Japan's Self-Defence Forces have been sending fighters on a record level to ward off incursions from Chinese and Russian aircraft into its airspace.  The number of intercepts by Japan's warplanes has shot up since Russia and China have become more assertive militarily on the world stage, Russia with its take over of Crimea and its support of pro-Russian rebels in Ukraine, and, China with its increased spending on its arms industry.

Prime Minister Shinzo Abe has been resolute since being elected leader of Japan that he wanted to relax the restrictive constitution set up by the Americans after World World 2 which restricted Japan's ability to intervene military and being able to declare war unilaterally without consulting the US.

Japan has been increasing its military spending on advanced hardware, mainly buying from the United States, on helicopters and stealth fighters to meet the threats it perceives coming from North Korea, Russia and China.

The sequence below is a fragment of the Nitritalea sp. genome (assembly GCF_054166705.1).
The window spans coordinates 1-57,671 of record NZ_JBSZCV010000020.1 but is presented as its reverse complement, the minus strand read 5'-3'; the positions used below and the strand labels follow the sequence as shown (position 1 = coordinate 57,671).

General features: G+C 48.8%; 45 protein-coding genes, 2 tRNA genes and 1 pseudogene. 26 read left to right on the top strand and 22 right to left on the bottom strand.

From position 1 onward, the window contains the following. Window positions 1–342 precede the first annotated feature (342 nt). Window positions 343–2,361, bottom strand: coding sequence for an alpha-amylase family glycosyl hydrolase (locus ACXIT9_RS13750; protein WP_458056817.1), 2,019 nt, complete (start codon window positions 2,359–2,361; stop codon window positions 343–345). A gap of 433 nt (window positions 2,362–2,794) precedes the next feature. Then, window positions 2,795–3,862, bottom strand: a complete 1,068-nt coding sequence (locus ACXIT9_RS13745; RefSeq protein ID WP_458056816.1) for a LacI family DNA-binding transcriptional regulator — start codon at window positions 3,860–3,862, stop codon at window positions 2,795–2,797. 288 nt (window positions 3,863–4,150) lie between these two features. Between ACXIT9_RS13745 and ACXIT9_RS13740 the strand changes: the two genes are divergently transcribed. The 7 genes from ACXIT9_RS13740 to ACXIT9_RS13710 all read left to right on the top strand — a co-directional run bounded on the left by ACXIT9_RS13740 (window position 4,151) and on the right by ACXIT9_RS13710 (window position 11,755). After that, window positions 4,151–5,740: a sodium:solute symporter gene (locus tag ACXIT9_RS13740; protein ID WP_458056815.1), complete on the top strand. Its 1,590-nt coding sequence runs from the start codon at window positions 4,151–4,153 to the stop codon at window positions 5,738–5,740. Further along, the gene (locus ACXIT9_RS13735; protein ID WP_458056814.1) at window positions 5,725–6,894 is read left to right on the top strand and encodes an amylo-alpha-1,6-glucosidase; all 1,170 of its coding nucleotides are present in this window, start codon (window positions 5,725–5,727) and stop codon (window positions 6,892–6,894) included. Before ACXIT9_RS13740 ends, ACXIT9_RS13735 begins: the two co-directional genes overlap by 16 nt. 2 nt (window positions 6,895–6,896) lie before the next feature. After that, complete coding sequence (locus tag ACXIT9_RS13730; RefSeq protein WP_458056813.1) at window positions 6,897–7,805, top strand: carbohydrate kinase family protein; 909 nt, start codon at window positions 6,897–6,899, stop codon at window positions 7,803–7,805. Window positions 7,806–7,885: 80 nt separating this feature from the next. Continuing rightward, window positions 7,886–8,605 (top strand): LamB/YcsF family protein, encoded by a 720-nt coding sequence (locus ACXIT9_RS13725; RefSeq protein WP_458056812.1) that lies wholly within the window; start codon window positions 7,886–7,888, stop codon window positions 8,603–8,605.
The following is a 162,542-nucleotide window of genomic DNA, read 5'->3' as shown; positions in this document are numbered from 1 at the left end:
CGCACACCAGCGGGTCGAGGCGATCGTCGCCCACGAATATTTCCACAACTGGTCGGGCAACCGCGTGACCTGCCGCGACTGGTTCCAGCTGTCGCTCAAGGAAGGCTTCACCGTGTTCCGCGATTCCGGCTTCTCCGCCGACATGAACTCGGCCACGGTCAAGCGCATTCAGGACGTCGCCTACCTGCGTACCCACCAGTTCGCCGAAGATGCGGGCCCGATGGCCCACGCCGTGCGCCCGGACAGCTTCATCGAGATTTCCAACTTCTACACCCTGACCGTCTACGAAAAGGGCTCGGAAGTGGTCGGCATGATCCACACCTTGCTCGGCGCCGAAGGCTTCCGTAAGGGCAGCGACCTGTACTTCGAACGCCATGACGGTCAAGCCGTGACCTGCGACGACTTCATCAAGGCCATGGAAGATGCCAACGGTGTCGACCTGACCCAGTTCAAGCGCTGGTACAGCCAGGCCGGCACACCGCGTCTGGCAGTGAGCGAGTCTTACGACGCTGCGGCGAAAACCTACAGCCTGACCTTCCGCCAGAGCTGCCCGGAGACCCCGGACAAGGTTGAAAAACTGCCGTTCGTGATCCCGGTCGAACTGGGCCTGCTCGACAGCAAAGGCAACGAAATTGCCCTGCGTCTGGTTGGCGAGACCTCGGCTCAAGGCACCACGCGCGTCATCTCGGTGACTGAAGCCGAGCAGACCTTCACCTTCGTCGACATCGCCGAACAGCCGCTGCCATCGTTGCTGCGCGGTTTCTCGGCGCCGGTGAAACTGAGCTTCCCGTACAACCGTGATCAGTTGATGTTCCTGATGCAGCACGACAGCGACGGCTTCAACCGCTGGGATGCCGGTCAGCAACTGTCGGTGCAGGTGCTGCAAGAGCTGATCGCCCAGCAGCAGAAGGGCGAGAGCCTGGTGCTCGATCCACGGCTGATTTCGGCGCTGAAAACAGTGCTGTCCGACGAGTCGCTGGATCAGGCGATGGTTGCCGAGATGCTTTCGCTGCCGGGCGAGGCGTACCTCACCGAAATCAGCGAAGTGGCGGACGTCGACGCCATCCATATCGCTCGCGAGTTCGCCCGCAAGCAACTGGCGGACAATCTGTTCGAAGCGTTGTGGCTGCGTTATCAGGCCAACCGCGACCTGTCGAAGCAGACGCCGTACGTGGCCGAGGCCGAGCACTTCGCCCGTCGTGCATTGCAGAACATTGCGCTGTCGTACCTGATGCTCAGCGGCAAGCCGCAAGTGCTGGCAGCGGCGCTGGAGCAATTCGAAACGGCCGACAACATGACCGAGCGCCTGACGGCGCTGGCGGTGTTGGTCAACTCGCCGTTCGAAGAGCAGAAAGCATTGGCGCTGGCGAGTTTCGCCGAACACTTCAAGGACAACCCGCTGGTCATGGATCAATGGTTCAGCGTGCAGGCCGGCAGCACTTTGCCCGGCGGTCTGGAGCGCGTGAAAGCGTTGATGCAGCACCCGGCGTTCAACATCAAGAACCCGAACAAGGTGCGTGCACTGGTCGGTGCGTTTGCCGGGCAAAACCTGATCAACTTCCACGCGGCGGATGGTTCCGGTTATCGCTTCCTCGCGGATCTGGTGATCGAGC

Japanese intercepts of enemy intruders has reached a record 943 in the year through March, which according to a Japanese Self-Defence Forces spokesperson has increased 16 % since last year.

If Abe is able to push through his defence changes to Japan's armed forces and constitution then it would arguably enable Japan to send forces abroad and also cooperate with the US more.

With the killing of the two Japanese hostages by Islamic State this year, there was a call by some on the right in Japan to go after their murderers, while some said violence solves nothing.

 However, Shinzo Abe, being a right of centre politician himself, saw in those Japanese who craved revenge on Islamic State an opening to push for the strengthening of Japan's armed forces and to make the changes to Japan's laws so Japan in future could go after such organisations as Islamic State.

It seems the Obama administration in Washington has not raised any objections openly to Abe's plans and indeed may encourage a resurgent Japan.

The US has stationed troops in Australia, to keep an eye on what is going on in the South China Sea, and, still has forces in Okinawa, in Japan, to counter any threat. To have Japanese forces helping out more would likely be welcome to the US.